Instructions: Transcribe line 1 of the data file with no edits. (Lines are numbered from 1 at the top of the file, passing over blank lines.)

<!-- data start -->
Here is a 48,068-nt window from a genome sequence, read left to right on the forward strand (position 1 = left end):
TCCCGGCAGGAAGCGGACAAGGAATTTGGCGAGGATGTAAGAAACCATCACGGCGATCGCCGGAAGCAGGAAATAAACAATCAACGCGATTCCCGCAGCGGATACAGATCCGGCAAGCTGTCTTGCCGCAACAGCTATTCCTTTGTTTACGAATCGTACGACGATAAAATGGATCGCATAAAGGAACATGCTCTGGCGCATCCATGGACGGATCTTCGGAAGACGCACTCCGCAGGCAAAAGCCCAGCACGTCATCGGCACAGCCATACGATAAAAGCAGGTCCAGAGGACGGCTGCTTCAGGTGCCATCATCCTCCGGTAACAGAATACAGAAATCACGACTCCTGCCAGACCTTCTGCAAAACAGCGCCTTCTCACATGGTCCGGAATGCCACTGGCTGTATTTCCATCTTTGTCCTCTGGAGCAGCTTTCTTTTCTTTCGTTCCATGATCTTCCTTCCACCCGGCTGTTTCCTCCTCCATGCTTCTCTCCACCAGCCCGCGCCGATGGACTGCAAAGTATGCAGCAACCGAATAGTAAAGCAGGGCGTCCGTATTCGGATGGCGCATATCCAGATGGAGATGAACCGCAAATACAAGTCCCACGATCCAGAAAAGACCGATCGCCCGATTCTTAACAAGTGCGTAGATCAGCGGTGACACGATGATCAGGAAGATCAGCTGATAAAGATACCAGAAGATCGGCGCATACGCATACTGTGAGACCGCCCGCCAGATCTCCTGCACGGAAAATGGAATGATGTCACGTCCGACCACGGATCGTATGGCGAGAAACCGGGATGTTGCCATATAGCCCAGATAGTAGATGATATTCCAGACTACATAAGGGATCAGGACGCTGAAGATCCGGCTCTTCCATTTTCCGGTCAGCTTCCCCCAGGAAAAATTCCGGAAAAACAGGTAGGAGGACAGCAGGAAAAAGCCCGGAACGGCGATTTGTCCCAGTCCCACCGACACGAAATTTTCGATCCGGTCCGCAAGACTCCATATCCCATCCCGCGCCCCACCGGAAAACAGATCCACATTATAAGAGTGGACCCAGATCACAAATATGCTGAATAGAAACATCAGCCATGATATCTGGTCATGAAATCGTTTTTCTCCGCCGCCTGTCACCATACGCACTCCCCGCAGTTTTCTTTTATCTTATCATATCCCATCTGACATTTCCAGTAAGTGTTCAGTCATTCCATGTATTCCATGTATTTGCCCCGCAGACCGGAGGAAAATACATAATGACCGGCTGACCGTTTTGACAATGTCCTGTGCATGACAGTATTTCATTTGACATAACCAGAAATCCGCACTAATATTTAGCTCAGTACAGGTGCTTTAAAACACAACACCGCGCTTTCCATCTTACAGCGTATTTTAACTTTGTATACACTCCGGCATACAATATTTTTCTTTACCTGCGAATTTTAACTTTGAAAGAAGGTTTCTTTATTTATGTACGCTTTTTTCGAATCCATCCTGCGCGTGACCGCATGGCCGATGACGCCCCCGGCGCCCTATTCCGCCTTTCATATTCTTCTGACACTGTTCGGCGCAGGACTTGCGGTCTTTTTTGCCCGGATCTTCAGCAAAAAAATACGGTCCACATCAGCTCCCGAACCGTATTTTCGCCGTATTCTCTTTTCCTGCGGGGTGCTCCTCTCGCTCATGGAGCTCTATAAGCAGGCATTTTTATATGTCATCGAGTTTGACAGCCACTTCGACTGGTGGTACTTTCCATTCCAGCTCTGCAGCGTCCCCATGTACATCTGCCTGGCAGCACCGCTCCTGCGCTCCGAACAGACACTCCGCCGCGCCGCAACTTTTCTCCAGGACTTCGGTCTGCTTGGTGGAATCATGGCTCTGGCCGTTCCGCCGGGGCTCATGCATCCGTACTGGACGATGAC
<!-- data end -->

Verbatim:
Here is a 48,068-nt window from a genome sequence, read left to right on the forward strand (position 1 = left end):